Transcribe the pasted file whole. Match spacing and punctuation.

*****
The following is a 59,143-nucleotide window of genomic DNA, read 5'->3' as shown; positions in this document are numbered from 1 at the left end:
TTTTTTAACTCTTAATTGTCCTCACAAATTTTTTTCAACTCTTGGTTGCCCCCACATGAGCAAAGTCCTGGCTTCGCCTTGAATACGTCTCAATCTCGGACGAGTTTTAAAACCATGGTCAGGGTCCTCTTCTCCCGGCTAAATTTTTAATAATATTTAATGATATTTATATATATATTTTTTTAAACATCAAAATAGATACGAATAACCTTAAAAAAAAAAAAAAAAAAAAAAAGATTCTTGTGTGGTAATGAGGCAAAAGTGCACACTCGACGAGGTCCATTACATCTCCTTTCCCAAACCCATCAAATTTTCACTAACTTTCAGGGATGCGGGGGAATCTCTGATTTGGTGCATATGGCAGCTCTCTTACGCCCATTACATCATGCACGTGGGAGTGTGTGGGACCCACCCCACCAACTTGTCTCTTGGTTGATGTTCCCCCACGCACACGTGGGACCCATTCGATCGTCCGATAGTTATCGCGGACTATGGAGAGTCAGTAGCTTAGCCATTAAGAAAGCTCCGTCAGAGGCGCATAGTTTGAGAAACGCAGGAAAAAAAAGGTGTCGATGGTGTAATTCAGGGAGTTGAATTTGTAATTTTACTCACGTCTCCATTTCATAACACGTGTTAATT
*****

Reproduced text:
The following is a 59,143-nucleotide window of genomic DNA, read 5'->3' as shown; positions in this document are numbered from 1 at the left end:
TTTTTTAACTCTTAATTGTCCTCACAAATTTTTTTCAACTCTTGGTTGCCCCCACATGAGCAAAGTCCTGGCTTCGCCTTGAATACGTCTCAATCTCGGACGAGTTTTAAAACCATGGTCAGGGTCCTCTTCTCCCGGCTAAATTTTTAATAATATTTAATGATATTTATATATATATTTTTTTAAACATCAAAATAGATACGAATAACCTTAAAAAAAAAAAAAAAAAAAAAAAGATTCTTGTGTGGTAATGAGGCAAAAGTGCACACTCGACGAGGTCCATTACATCTCCTTTCCCAAACCCATCAAATTTTCACTAACTTTCAGGGATGCGGGGGAATCTCTGATTTGGTGCATATGGCAGCTCTCTTACGCCCATTACATCATGCACGTGGGAGTGTGTGGGACCCACCCCACCAACTTGTCTCTTGGTTGATGTTCCCCCACGCACACGTGGGACCCATTCGATCGTCCGATAGTTATCGCGGACTATGGAGAGTCAGTAGCTTAGCCATTAAGAAAGCTCCGTCAGAGGCGCATAGTTTGAGAAACGCAGGAAAAAAAAGGTGTCGATGGTGTAATTCAGGGAGTTGAATTTGTAATTTTACTCACGTCTCCATTTCATAACACGTGTTAATT